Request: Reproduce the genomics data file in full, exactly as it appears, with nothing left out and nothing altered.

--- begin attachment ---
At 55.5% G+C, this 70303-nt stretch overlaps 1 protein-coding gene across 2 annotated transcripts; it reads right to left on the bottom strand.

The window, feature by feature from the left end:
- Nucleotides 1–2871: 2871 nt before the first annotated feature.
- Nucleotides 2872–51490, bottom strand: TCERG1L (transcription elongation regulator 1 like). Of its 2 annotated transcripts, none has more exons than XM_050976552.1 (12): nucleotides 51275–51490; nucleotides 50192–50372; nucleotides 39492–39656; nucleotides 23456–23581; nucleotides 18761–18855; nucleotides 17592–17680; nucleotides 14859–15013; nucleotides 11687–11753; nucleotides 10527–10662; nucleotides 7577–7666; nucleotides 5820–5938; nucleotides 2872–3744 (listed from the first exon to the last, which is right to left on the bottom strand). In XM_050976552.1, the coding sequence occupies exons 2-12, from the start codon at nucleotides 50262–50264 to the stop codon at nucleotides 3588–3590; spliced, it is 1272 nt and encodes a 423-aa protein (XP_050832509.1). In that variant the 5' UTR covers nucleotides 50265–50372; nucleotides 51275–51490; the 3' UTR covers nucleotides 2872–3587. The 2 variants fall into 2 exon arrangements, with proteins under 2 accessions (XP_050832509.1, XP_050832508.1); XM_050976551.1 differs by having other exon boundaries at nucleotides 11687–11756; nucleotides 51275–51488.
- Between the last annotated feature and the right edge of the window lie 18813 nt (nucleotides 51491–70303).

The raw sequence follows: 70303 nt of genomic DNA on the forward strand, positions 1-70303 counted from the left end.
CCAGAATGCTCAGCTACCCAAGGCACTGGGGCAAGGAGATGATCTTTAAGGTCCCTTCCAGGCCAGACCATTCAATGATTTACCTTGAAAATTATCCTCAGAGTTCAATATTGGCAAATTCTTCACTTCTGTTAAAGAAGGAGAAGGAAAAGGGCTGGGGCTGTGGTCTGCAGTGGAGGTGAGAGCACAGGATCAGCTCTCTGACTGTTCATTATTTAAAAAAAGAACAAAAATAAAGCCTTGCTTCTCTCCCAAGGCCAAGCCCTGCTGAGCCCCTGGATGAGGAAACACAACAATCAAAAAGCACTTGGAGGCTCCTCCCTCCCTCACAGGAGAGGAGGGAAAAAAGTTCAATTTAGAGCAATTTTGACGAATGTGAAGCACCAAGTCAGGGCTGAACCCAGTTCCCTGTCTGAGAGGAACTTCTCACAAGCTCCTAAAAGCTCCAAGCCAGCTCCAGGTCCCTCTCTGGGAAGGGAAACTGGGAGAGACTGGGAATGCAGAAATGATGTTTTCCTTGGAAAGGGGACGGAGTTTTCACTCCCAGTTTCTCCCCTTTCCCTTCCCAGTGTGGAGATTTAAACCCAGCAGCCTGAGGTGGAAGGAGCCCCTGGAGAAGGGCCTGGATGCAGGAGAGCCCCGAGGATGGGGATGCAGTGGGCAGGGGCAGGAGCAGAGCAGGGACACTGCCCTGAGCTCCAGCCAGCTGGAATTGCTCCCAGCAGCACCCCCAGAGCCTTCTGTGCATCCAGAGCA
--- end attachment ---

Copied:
At 55.5% G+C, this 70303-nt stretch overlaps 1 protein-coding gene across 2 annotated transcripts; it reads right to left on the bottom strand.

The window, feature by feature from the left end:
- Nucleotides 1–2871: 2871 nt before the first annotated feature.
- Nucleotides 2872–51490, bottom strand: TCERG1L (transcription elongation regulator 1 like). Of its 2 annotated transcripts, none has more exons than XM_050976552.1 (12): nucleotides 51275–51490; nucleotides 50192–50372; nucleotides 39492–39656; nucleotides 23456–23581; nucleotides 18761–18855; nucleotides 17592–17680; nucleotides 14859–15013; nucleotides 11687–11753; nucleotides 10527–10662; nucleotides 7577–7666; nucleotides 5820–5938; nucleotides 2872–3744 (listed from the first exon to the last, which is right to left on the bottom strand). In XM_050976552.1, the coding sequence occupies exons 2-12, from the start codon at nucleotides 50262–50264 to the stop codon at nucleotides 3588–3590; spliced, it is 1272 nt and encodes a 423-aa protein (XP_050832509.1). In that variant the 5' UTR covers nucleotides 50265–50372; nucleotides 51275–51490; the 3' UTR covers nucleotides 2872–3587. The 2 variants fall into 2 exon arrangements, with proteins under 2 accessions (XP_050832509.1, XP_050832508.1); XM_050976551.1 differs by having other exon boundaries at nucleotides 11687–11756; nucleotides 51275–51488.
- Between the last annotated feature and the right edge of the window lie 18813 nt (nucleotides 51491–70303).

The raw sequence follows: 70303 nt of genomic DNA on the forward strand, positions 1-70303 counted from the left end.
CCAGAATGCTCAGCTACCCAAGGCACTGGGGCAAGGAGATGATCTTTAAGGTCCCTTCCAGGCCAGACCATTCAATGATTTACCTTGAAAATTATCCTCAGAGTTCAATATTGGCAAATTCTTCACTTCTGTTAAAGAAGGAGAAGGAAAAGGGCTGGGGCTGTGGTCTGCAGTGGAGGTGAGAGCACAGGATCAGCTCTCTGACTGTTCATTATTTAAAAAAAGAACAAAAATAAAGCCTTGCTTCTCTCCCAAGGCCAAGCCCTGCTGAGCCCCTGGATGAGGAAACACAACAATCAAAAAGCACTTGGAGGCTCCTCCCTCCCTCACAGGAGAGGAGGGAAAAAAGTTCAATTTAGAGCAATTTTGACGAATGTGAAGCACCAAGTCAGGGCTGAACCCAGTTCCCTGTCTGAGAGGAACTTCTCACAAGCTCCTAAAAGCTCCAAGCCAGCTCCAGGTCCCTCTCTGGGAAGGGAAACTGGGAGAGACTGGGAATGCAGAAATGATGTTTTCCTTGGAAAGGGGACGGAGTTTTCACTCCCAGTTTCTCCCCTTTCCCTTCCCAGTGTGGAGATTTAAACCCAGCAGCCTGAGGTGGAAGGAGCCCCTGGAGAAGGGCCTGGATGCAGGAGAGCCCCGAGGATGGGGATGCAGTGGGCAGGGGCAGGAGCAGAGCAGGGACACTGCCCTGAGCTCCAGCCAGCTGGAATTGCTCCCAGCAGCACCCCCAGAGCCTTCTGTGCATCCAGAGCA